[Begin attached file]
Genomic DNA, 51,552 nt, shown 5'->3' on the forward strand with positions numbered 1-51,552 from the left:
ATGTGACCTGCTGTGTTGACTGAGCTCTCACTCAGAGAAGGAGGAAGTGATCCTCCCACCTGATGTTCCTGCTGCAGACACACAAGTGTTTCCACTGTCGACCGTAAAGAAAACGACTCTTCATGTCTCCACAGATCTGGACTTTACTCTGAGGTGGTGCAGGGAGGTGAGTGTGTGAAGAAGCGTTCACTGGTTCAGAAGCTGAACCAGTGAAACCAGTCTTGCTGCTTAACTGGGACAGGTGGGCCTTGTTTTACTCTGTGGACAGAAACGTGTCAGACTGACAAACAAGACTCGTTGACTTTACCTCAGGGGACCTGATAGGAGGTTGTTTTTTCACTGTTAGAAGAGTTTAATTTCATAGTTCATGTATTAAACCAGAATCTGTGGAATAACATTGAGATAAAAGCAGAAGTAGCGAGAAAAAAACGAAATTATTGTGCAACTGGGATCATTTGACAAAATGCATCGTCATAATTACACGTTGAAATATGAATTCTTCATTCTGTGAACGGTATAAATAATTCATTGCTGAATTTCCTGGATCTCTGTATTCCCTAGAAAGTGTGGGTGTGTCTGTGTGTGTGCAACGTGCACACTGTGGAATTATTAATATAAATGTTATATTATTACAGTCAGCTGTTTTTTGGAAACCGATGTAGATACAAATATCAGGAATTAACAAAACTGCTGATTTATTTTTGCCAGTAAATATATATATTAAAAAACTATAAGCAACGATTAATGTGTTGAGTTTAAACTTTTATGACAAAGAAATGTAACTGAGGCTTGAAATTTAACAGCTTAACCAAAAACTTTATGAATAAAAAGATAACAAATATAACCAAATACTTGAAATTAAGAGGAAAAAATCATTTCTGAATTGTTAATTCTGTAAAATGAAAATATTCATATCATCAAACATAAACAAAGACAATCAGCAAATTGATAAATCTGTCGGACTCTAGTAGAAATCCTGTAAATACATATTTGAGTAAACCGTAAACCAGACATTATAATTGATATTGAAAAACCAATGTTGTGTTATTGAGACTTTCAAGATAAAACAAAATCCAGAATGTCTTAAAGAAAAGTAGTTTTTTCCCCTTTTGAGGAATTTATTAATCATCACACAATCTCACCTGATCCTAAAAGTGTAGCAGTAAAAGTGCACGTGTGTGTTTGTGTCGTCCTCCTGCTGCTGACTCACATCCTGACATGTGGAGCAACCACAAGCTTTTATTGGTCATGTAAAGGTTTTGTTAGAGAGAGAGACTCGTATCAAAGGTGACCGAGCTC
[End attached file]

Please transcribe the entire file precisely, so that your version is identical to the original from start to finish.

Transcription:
Genomic DNA, 51,552 nt, shown 5'->3' on the forward strand with positions numbered 1-51,552 from the left:
ATGTGACCTGCTGTGTTGACTGAGCTCTCACTCAGAGAAGGAGGAAGTGATCCTCCCACCTGATGTTCCTGCTGCAGACACACAAGTGTTTCCACTGTCGACCGTAAAGAAAACGACTCTTCATGTCTCCACAGATCTGGACTTTACTCTGAGGTGGTGCAGGGAGGTGAGTGTGTGAAGAAGCGTTCACTGGTTCAGAAGCTGAACCAGTGAAACCAGTCTTGCTGCTTAACTGGGACAGGTGGGCCTTGTTTTACTCTGTGGACAGAAACGTGTCAGACTGACAAACAAGACTCGTTGACTTTACCTCAGGGGACCTGATAGGAGGTTGTTTTTTCACTGTTAGAAGAGTTTAATTTCATAGTTCATGTATTAAACCAGAATCTGTGGAATAACATTGAGATAAAAGCAGAAGTAGCGAGAAAAAAACGAAATTATTGTGCAACTGGGATCATTTGACAAAATGCATCGTCATAATTACACGTTGAAATATGAATTCTTCATTCTGTGAACGGTATAAATAATTCATTGCTGAATTTCCTGGATCTCTGTATTCCCTAGAAAGTGTGGGTGTGTCTGTGTGTGTGCAACGTGCACACTGTGGAATTATTAATATAAATGTTATATTATTACAGTCAGCTGTTTTTTGGAAACCGATGTAGATACAAATATCAGGAATTAACAAAACTGCTGATTTATTTTTGCCAGTAAATATATATATTAAAAAACTATAAGCAACGATTAATGTGTTGAGTTTAAACTTTTATGACAAAGAAATGTAACTGAGGCTTGAAATTTAACAGCTTAACCAAAAACTTTATGAATAAAAAGATAACAAATATAACCAAATACTTGAAATTAAGAGGAAAAAATCATTTCTGAATTGTTAATTCTGTAAAATGAAAATATTCATATCATCAAACATAAACAAAGACAATCAGCAAATTGATAAATCTGTCGGACTCTAGTAGAAATCCTGTAAATACATATTTGAGTAAACCGTAAACCAGACATTATAATTGATATTGAAAAACCAATGTTGTGTTATTGAGACTTTCAAGATAAAACAAAATCCAGAATGTCTTAAAGAAAAGTAGTTTTTTCCCCTTTTGAGGAATTTATTAATCATCACACAATCTCACCTGATCCTAAAAGTGTAGCAGTAAAAGTGCACGTGTGTGTTTGTGTCGTCCTCCTGCTGCTGACTCACATCCTGACATGTGGAGCAACCACAAGCTTTTATTGGTCATGTAAAGGTTTTGTTAGAGAGAGAGACTCGTATCAAAGGTGACCGAGCTC